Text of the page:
As regular readers will be aware I am currently working through sermon notes, amongst other things, for a preaching series taking a fresh look at St. Paul's New Testament letter to the Galatian churches. Our understanding of 1st-Century writings, especially the New Testament, has been transformed by discoveries over the past half-century or so of ancient documents showing what life was like in those times. The Dead Sea Scrolls are a well-known example, of course, but there have been many more documents found, less well-known but still giving important insights.
Meanwhile archivists are struggling to read records saved - 'permanently' - to various forms of tape and optical disk archive just a few decades ago.
An important part of late-twentieth and, especially, early twenty-first century social interraction on the Internet has been various forms of modding communities. Modding is where users of computer games create their own additional material: sometimes just fixes for problems that the original game creators considered too minor (or hard) to fix; sometimes minor changes to the appearance of in-game entities; occasionally even significant amounts of extra content, such as new areas or new quests. A lot of this modding was done (is still done, if it comes to that) for free, as a way of sharing enjoyment and as a way of gaining appreciation and reputation. Around these game changes grew discussion groups for commenting on them, seeking guidance about how to solve technical problems, and just general chit-chat.
From a social history point of view this sort of thing is invaluable as a record of how the Internet, including its various forms of 'social media', developed. But's it's also important material for economists and others as there is often no money involved, yet modders spend ludicrous amounts of time and effort creating their work, which they then share openly. I've shared a couple of short quest/story mods myself, for Dragon Age - the work involved for even small mods was stunning; I can't even begin to imagine what some of the largest mods would have taken. Inevitably there will be other reasons in future for wanting a record of such things that we can't even imagine at present.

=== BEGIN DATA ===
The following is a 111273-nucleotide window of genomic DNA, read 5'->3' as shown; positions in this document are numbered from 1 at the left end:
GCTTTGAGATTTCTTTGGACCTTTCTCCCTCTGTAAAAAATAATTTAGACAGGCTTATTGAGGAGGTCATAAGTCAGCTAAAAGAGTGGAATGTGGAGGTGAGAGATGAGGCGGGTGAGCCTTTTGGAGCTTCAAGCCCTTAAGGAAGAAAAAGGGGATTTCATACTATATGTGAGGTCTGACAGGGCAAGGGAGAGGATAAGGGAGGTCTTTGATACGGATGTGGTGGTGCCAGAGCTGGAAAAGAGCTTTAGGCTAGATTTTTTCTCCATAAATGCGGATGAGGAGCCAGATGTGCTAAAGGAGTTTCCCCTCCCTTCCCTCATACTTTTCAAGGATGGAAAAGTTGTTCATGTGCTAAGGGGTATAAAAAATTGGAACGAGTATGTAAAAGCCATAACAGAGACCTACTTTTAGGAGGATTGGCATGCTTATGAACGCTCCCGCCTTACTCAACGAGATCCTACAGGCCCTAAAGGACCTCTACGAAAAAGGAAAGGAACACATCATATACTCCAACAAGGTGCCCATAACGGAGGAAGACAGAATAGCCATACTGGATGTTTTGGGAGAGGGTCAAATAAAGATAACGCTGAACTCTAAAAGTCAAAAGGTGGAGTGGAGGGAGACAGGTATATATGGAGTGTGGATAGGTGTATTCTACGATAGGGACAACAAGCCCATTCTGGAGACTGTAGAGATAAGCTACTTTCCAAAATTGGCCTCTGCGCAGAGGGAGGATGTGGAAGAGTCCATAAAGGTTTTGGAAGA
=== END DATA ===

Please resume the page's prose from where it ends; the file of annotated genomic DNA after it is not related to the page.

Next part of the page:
So I consider it wonderful that Nexus, and Dark0ne in particular, are transferring mods, including their attached information, from the once-massive but now closed modding site FileFront across to the Nexus network itself.
"Back in the middle of 2015, FileFront.com quietly shut the doors to its various gaming hub sites (which were much like Nexus sites for game mods back in their hayday in the early to mid 2000s). Over the past few years File Front was extremely out-dated, slow or outright broken in many areas, lacking some TLC that it needed despite still having an active contingent of core users who still frequented their forums. ...
As a result, we’ve been working to save as many files from the File Front sites as possible and finding the best method to port them into our Nexus system. As File Front sites were largely like Nexus sites are now in terms of structure, we felt that focusing on the File Front files side of things would be in everyone’s best interest. The focus wasn’t just on not losing the files, but on saving the category structure, screenshots, file descriptions and author information that is actually what made the original File Front sites usable and easier to navigate for the games they supported. ...
We don’t expect these sites to be popular or demanding on our servers, but I couldn’t sit and idly watch tens of thousands of mods for games I grew up with be lost to the internet forever."Nice one, Dark0ne!